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After walking through the Oregon wilderness for a couple of days in the form of a melancholic music montage, Sean and Daniel arrive at the house of their grandparents. Having not seen their mother in years, the mystery surrounding her past is frequently pushed to the forefront in this episode. What caused such a maniacal divide in this family is teased but never unveiled, setting up an eventual revelation I can’t wait to see.
Remember The Awesome Adventures of Captain Spirit? It was a free-to-play experience released by DONTNOD prior to Life is Strange 2’s reveal. Starring a young boy and his alcoholic father, it was a brief yet effective glimpse into this family’s fractured life. It also ended on a cliffhanger, which is addressed in this episode, and you can even carry over your save file to influence how things go.
Captain Spirit’s characters only play a small role in this episode, so don’t go in expecting something major in terms of developments. We receive some expansive closure, and carrying over my save file made prior actions feel meaningful. Chris believes he is a superhero, sinking into his imagination to escape an abusive childhood. So when Daniel comes along with actual telekinetic powers, it’s like a dream come true.
The conclusion of Rules blows the doors open for where Life is Strange 2 could go next, both in terms of locales and thematic exploration, veering into a field I never expected it to penetrate. How this will pan out all depends on DONTNOD, and judging by its track record thus far, it could definitely pull it off.
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Sadly, Life is Strange 2’s narrative achievements can’t detract from the technical problems I encountered during my playthrough. Fantastic soundtrack aside, audio is a hugely mixed bag, as actions you’d expect to be met with a response are left in silence. A particular scene had Daniel using his powers to blast open a door, and the complete lack of any noise left me watching awkwardly as the scene unfolded.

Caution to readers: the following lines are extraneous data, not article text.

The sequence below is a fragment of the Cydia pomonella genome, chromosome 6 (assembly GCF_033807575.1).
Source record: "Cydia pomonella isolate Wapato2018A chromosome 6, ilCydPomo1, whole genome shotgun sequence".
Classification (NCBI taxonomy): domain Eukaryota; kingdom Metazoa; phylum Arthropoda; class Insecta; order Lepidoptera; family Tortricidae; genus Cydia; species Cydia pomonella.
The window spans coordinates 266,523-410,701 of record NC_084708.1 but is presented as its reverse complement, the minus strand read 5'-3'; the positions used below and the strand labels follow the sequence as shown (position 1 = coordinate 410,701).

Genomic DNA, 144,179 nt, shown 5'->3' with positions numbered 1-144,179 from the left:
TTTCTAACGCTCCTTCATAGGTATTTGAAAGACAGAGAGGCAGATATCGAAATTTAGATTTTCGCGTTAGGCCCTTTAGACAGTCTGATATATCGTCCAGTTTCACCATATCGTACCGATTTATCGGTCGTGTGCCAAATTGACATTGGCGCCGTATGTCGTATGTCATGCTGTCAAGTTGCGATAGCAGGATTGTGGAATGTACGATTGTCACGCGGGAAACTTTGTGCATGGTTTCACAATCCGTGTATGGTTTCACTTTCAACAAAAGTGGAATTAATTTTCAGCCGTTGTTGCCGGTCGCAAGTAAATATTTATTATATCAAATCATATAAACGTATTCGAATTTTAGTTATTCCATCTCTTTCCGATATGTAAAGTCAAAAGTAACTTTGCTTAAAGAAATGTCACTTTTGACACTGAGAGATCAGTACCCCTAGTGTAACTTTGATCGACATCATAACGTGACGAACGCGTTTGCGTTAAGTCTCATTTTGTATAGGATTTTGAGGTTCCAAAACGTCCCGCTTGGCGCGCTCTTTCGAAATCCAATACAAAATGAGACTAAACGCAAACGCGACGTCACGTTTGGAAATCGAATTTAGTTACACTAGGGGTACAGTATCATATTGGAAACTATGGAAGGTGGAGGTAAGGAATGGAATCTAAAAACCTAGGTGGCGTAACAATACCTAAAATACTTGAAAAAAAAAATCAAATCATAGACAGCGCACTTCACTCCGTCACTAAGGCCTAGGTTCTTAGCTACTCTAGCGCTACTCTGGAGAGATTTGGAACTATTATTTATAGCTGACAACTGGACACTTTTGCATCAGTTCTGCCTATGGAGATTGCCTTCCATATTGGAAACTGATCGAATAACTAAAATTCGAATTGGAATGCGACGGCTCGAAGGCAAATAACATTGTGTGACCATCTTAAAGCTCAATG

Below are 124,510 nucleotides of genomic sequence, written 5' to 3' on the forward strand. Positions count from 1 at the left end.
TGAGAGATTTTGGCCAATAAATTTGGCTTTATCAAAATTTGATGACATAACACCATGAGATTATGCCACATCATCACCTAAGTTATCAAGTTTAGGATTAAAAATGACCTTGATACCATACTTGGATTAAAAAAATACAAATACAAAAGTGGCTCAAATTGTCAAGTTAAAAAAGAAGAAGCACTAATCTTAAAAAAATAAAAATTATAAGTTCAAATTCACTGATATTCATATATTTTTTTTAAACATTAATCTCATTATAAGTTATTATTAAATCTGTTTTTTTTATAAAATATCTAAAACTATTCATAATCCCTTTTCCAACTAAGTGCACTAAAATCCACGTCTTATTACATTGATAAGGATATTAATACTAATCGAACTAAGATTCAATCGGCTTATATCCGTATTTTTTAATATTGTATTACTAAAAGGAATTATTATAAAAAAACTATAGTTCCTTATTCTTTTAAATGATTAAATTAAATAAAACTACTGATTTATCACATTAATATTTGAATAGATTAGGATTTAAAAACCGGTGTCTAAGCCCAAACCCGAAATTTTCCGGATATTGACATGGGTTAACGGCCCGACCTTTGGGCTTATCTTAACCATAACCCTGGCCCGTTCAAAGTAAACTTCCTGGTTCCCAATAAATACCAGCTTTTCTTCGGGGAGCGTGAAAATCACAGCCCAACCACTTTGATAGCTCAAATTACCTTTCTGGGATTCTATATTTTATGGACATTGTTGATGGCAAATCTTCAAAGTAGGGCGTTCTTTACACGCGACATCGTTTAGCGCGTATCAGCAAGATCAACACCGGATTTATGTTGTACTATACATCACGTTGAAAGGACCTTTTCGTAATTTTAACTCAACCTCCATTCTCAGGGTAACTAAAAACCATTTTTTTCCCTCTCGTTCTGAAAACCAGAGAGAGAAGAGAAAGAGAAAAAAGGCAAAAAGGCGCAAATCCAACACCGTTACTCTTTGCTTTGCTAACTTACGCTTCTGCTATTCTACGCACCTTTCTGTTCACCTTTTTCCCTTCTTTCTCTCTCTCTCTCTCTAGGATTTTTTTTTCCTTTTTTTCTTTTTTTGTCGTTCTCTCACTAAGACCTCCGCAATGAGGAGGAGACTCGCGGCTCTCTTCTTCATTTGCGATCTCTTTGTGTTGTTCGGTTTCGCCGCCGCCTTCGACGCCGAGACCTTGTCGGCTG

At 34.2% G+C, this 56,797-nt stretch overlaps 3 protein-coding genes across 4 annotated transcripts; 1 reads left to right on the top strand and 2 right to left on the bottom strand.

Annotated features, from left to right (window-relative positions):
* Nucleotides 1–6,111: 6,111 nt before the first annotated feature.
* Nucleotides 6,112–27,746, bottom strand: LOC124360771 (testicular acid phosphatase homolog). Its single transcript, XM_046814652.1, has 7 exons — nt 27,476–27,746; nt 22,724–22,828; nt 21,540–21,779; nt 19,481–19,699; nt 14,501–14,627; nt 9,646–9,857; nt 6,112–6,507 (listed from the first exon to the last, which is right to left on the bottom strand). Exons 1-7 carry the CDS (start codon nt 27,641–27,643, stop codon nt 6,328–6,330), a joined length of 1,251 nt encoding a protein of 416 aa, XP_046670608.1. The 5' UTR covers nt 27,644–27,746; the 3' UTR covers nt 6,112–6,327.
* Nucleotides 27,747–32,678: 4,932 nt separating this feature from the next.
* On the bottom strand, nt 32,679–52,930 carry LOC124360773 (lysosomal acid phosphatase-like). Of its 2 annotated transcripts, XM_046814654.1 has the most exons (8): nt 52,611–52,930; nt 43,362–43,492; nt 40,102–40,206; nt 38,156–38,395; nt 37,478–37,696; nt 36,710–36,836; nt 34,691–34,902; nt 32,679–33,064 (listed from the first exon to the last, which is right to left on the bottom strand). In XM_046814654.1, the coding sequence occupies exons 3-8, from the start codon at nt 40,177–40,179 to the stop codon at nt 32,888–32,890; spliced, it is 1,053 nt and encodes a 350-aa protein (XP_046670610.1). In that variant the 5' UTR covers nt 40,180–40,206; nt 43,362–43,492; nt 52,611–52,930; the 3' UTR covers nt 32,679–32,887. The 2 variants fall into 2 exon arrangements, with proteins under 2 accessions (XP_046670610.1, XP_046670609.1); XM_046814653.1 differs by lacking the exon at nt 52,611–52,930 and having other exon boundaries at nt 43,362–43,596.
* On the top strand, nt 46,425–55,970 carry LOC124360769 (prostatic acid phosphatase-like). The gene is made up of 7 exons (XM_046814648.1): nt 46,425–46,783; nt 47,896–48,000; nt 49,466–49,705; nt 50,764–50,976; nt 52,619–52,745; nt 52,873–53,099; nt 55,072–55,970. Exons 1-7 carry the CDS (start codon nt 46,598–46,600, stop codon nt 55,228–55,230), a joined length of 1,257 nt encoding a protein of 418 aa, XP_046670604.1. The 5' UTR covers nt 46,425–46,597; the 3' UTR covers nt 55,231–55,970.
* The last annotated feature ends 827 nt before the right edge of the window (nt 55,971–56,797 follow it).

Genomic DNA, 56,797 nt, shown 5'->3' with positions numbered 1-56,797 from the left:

Visuals are similarly problematic, subject to regular occurrences of textures popping in and a strange depth-of-field effect that can make many environments feel abnormally washed out. The way Sean can sometimes glide across environments as you walk around them is also quite distracting, lessening the potential impact of some scenes. It’s no deal-breaker, but there’s a lack of polish that’s undeniably noticeable.
Life is Strange 2 continues its streak of excellence with Roads, an episode that advances the story of Sean and Daniel Diaz with a series of brave, unpredictable events. While it fumbles when touching upon heavier political themes, the emotion at the core of this story succeeds, and is ultimately what matters the most.
Narratively speaking, things are moving faster than I could ever have predicted. With three episodes remaining, DONTNOD has plenty of time to grow these characters and draw them towards a truly impactful conclusion.